If Showtime’s Dexter had ended after Season 4, we’d still be talking about it as one of the great American TV shows of the 21st Century.
Instead, the show kept going because that’s what successful shows do. Creatively, however, the peak had already been reached and each successive season seemed to move further and further away from it. By the time the eighth and final season ended, Dexter was a shell of its former self, seemingly just trying to end before the whole concept came crumbling apart. As if that hadn’t already happened.
Now, Dexter is something of a warning to cable TV shows of today. The way the series squandered its uniqueness and tried to maintain status quo long past its prime are lessons that many modern shows have learned by giving themselves limited runs, anthology stories, or long-term plot plans. For that, we suppose we can thank the last few seasons of Dexter. At least it’s something.
When it premiered on Oct. 1, 2006 (10 years ago Saturday), the concept felt somewhat dangerous. The story of a “good guy” serial killer wouldn’t make 2016 audiences bat an eye, but the concept was a thinkpiece creator back in those innocent days. Should we be rooting for a character like this? What does it say about the state of TV that our hero is a murderer? The story worked as a book but could it work in “reality”?
The key to the show’s success was Michael C. Hall. While Dexter is now the iconic role that he’s known for, most audiences only knew him as the emotionally-repressed gay man David Fisher on Six Feet Under. To see him with a knife in his hand gleefully cutting people up took some by surprise. It’s a credit to Hall that he quickly made the notion so appealing.
The conceit was pretty clean. By day, Dexter Morgan worked as a blood-splatter expert for the Miami Police Department. By night, he stalked “bad guys” as a serial killer, always sticking to the code instilled in him by Harry Morgan (James Remar), the police officer who adopted him as a child. The police department was full of interesting characters, but none more so than Debra Morgan (Jennifer Carpenter), Dexter’s stepsister who lives in her father’s shadow, and James Doakes (Erik King), a detective who knows there’s something wrong with Dexter and sets about trying to figure it out.
The first season somewhat mirrored the initial book in the series by telling the story of The Ice Truck Killer, a serial killer who is eventually revealed to be Dexter’s brother, representing what Dexter would have become had he not been raised with a code. The season works great because the story is somewhat procedural. Each episode involves Dexter trying to trap and kill a Bad Guy of the Week while the bigger story unfolds around him. It’s a structure that the show wouldn’t be able to maintain for too long as the larger events would eventually overtake the value of seeing Dexter kill yet another BGofW. It works so well, however, that it ends up making this first season one of the two best the show will ever have.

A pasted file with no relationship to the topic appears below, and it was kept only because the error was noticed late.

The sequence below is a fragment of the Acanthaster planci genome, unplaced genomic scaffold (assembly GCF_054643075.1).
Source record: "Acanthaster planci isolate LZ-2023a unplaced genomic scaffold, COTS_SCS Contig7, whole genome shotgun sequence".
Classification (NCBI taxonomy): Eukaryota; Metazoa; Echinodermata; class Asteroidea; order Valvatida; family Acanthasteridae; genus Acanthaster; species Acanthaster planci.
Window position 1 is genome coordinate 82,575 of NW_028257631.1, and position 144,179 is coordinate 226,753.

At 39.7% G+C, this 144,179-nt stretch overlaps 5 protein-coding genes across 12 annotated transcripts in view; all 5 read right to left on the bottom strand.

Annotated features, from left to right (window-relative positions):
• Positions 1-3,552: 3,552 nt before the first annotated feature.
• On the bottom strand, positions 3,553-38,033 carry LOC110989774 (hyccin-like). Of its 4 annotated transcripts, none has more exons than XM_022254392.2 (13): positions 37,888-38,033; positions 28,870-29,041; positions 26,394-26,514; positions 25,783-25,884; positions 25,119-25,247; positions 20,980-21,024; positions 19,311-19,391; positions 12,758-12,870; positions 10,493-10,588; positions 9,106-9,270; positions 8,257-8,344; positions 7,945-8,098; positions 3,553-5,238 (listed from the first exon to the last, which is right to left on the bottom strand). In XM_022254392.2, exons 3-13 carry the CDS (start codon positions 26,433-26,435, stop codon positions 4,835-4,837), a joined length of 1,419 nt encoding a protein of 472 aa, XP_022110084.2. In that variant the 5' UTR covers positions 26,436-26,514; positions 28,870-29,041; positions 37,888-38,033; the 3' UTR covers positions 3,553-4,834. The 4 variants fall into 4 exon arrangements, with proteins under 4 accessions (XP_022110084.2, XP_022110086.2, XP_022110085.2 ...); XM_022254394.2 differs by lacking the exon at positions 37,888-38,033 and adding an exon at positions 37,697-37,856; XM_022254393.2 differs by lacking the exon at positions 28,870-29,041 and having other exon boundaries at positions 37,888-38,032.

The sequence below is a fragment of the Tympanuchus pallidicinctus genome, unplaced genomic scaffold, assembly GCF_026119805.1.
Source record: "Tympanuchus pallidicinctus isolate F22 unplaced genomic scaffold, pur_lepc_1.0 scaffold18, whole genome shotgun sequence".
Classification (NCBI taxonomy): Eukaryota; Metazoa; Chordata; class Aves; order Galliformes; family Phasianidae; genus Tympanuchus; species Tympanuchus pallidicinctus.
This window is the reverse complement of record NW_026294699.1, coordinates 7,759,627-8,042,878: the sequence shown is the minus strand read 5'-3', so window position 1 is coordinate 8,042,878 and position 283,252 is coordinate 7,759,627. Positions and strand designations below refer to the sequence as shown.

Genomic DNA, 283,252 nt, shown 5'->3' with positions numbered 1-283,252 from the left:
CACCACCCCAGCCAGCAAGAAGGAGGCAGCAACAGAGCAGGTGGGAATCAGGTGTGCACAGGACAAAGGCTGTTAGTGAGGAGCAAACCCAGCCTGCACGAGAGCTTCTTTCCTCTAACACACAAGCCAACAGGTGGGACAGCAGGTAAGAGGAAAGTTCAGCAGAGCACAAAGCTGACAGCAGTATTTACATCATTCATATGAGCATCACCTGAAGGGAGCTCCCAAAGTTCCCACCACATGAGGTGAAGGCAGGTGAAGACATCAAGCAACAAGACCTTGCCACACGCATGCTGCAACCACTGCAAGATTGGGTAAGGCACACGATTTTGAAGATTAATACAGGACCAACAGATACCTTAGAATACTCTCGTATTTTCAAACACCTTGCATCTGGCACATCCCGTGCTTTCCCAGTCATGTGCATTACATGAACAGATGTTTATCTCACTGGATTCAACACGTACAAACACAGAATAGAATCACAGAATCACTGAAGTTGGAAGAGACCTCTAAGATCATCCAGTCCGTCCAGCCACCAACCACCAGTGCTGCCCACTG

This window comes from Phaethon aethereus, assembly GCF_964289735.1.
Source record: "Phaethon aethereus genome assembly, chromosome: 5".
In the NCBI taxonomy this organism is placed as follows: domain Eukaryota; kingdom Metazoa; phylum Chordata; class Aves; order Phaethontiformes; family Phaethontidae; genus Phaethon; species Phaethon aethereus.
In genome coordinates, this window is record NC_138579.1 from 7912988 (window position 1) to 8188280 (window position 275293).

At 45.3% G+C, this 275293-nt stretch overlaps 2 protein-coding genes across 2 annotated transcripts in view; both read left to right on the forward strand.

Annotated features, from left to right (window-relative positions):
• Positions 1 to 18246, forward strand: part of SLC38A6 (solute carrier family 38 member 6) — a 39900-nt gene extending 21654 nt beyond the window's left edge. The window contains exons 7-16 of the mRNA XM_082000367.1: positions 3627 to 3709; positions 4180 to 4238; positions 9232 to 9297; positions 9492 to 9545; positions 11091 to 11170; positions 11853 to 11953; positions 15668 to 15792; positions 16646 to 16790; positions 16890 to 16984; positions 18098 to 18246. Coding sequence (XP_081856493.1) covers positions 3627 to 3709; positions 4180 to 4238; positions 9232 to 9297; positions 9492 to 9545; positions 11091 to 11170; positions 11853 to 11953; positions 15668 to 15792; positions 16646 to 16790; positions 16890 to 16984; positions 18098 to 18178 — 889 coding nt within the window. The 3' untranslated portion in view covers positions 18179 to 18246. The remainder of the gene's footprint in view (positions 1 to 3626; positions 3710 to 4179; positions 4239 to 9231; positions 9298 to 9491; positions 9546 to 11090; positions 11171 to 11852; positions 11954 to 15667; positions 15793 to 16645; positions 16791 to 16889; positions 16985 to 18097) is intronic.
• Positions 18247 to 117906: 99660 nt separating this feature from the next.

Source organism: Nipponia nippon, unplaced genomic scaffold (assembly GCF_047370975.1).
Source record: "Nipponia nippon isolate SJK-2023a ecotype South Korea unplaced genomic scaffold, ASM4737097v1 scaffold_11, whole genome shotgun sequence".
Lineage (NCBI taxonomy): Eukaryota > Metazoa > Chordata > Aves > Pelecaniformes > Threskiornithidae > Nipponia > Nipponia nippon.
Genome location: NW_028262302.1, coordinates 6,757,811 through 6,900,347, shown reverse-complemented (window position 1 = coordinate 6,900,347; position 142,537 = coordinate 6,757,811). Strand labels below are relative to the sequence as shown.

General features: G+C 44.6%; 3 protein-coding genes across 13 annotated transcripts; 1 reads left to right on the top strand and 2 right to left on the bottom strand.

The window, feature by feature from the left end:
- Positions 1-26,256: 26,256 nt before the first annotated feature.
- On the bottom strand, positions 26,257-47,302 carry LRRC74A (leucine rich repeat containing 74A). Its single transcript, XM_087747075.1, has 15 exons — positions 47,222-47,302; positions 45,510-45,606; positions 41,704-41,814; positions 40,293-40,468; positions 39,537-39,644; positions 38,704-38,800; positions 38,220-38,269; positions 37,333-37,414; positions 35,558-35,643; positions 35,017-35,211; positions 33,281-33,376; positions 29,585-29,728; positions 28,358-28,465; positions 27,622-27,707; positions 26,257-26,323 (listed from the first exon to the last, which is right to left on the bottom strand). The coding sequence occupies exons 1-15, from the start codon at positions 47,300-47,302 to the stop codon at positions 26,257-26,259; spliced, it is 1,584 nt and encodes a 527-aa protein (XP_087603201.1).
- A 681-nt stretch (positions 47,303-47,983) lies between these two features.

The second season steps things up by having many of Dexter’s victims found. The FBI and Miami Police go on the hunt for The Bay Harbor Butcher, not realizing that he’s working for them, sabotaging the investigation while he tries to figure out how to get out of this. Things culminate with Doakes realizing that Dexter is the Butcher. Doakes is killed by Lila, a woman with dark secrets of her own who has a Fatal Attraction-style with Dexter. In what would become a theme for the show, Dexter lives to see another day through a bit of deus ex machina, which becomes harder to believe in the more it’s used. While the death of Doakes made story sense at the time, it was the loss of a great foil that would haunt the show in the years to come. No future version of “the doubting detective” would live up to Doakes’ tragic greatness.
Having survived after being discovered (basically), it was hard to figure out where Dexter could go from there. That was evident in Season 3, which follows Dexter’s doomed friendship with District Attorney Miguel Prado (Jimmy Smits). Ultimately, not only is the Prado story less satisfying than its predecessors but so is The Big Bad, a serial killer dubbed The Skinner, who doesn’t measure up to The Ice Truck Killer. Even then, some viewers had to start wondering if there was anything interesting left for Dexter.
Then John Lithgow showed up. The venerable actor was The Trinity Killer, Season 4’s Big Bad. Representing a potential future for someone like Dexter, Lithgow’s character is one that Dexter admires at first before realizing he needs to be killed. Unlike in the previous season, Trinity provides the show with something it sorely needed… a bad guy who was Dexter’s equal. Dexter kills him in the end, but Trinity “wins” when it’s revealed that he had already killed Dexter’s wife Rita. It was a legitimately shocking moment for the show, considering Rita was Dexter’s link to his humanity and a show regular from the beginning. The final shot of Dexter holding his son in a blood-covered bathroom while Rita lies dead in the tub is one of the most iconic in the show’s history.
Had the show ended right there, it would have been perfect. We could have been left to assume that Dexter would be blamed for the murder, an ironic twist considering he could go to prison for the one murder he didn’t actually commit. Plus, it was a lesson to him and the audience that in spite of his code, Dexter was always destined to ruin the lives of those he loved. It would have been a dark way to go out but that would have fit the show perfectly.